But there are many issues, including those three, for which Edwards has a decidedly more progressive position than Obama.
But the most disturbing part of Dennis’ statement was this: "Sen. Obama and I have one thing in common: Change." This doesn’t seem like a reasoned argument for Obama. It seems like an exercise in smoke-blowing.
I write these words unhappily. I was a strong advocate for Kucinich during the race for the 2004 Democratic presidential nomination. In late December, I spoke at an event for his campaign in Northern California. I believe there is no one in Congress today with a more brilliant analysis of key problems facing humankind or a more solid progressive political program for how to overcome them.
As of the first of this year, Dennis has urged Iowa caucusers to do exactly what he spent the last year telling us not to do -- skip over a candidate with more progressive politics in order to support a candidate with less progressive politics.
The best argument for voting for Dennis Kucinich in caucuses and primaries has been what he aptly describes as his "singular positions on the war, on health care, and trade." But his support for Obama over Edwards indicates that he’s willing to allow some opaque and illogical priorities to trump maximizing the momentum of our common progressive agendas.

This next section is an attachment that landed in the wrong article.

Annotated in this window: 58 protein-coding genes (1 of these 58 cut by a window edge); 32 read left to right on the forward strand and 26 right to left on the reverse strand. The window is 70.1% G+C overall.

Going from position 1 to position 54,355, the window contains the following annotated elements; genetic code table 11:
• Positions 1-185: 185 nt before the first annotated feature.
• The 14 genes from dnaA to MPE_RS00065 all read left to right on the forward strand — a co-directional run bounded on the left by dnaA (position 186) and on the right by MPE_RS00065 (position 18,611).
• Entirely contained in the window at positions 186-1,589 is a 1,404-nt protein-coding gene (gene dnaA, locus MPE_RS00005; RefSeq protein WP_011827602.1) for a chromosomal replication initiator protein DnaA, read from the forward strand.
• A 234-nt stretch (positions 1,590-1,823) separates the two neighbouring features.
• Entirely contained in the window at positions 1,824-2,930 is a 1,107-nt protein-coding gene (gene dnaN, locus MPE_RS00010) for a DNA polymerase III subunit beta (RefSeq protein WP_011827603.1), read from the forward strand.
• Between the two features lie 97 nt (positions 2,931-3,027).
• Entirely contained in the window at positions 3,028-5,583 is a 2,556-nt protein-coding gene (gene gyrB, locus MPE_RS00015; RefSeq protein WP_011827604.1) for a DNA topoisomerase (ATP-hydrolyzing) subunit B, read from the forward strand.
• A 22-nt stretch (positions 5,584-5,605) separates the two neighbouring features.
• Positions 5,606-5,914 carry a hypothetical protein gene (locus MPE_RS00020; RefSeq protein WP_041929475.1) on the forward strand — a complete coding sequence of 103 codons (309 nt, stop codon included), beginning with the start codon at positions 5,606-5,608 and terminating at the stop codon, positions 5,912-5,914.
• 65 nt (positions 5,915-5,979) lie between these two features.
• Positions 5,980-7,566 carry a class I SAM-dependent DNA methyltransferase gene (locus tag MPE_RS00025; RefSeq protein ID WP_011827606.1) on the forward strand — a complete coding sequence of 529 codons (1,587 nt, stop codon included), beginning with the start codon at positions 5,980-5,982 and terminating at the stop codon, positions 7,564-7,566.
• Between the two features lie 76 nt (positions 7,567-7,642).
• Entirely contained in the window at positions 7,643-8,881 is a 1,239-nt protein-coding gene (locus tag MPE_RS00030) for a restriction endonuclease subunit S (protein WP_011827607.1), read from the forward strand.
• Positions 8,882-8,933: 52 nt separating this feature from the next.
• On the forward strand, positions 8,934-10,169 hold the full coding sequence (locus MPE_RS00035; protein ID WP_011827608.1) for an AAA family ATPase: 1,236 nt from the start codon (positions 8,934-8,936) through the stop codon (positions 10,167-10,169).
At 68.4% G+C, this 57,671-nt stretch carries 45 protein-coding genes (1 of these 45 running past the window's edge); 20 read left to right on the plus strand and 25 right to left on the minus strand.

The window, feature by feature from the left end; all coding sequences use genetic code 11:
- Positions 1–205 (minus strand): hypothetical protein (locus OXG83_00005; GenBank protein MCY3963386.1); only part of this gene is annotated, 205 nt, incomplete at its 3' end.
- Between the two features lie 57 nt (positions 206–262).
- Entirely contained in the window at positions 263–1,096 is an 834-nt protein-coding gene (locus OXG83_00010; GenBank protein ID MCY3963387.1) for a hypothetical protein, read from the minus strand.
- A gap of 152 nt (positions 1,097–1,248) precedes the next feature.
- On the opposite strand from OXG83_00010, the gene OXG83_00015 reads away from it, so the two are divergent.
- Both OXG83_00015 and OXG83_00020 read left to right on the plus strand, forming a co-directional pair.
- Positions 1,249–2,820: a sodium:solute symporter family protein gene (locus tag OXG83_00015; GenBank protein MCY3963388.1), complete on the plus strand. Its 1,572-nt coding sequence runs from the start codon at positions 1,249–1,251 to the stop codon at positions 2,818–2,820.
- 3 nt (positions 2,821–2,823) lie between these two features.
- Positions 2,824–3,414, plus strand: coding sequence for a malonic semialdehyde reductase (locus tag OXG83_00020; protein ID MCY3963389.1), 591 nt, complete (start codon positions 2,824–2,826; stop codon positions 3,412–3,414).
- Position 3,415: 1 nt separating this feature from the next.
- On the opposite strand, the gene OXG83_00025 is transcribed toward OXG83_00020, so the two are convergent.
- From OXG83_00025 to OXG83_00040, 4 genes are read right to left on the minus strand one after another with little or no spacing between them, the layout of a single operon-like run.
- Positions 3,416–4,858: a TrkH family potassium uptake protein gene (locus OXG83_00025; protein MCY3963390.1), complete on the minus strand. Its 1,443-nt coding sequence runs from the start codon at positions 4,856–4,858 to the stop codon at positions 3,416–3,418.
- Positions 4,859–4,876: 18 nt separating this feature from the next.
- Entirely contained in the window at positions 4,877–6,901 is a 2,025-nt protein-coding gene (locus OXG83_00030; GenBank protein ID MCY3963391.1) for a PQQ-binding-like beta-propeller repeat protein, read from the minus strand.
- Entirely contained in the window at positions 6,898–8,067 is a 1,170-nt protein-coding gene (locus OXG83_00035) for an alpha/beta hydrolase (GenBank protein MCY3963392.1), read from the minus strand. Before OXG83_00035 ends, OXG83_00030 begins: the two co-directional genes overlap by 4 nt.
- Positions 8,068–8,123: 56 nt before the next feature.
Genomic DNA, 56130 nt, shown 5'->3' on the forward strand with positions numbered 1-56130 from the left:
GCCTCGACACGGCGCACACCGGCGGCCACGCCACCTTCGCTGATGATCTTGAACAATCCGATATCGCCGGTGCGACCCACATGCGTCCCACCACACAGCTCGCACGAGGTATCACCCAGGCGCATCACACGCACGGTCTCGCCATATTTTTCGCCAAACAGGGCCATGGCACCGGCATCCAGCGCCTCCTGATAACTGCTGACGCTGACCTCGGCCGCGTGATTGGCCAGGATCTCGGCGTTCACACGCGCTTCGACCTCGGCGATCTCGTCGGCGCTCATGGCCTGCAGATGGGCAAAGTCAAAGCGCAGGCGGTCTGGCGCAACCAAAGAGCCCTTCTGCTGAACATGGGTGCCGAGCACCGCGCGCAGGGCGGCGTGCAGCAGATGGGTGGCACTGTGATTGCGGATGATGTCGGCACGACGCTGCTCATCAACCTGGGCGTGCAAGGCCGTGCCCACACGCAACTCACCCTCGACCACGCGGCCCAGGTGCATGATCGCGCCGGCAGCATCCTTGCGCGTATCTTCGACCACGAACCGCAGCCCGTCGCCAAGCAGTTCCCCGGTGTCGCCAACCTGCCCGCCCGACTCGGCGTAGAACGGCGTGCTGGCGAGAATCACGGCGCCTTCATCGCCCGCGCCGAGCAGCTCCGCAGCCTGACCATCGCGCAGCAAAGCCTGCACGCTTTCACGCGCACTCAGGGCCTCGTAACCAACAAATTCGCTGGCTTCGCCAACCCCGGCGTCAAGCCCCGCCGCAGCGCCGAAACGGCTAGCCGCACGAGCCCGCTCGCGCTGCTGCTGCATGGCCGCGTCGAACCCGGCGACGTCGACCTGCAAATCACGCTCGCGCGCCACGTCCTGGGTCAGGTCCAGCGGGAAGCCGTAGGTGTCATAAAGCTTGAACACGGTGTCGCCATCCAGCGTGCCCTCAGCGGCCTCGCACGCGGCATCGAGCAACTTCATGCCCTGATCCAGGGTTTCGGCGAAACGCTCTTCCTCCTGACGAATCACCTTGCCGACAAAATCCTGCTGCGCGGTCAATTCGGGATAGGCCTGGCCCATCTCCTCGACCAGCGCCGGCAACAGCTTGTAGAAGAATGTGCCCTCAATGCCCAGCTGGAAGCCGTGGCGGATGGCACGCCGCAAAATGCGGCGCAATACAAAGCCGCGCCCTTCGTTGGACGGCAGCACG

Presidential candidates have to be considered in the context of the current historical crossroads. No matter how much we admire or revere an individual, there’s too much at stake to pursue faith-based politics at the expense of reality-based politics. There’s no reason to support Obama over Edwards on Kucinich’s say-so. And now, I can’t think of reasons good enough to support Kucinich rather than Edwards in the weeks ahead.
Norman Solomon’s latest book is "Made Love, Got War: Close Encounters with America’s Warfare State." For more information, go to: www.normansolomon.com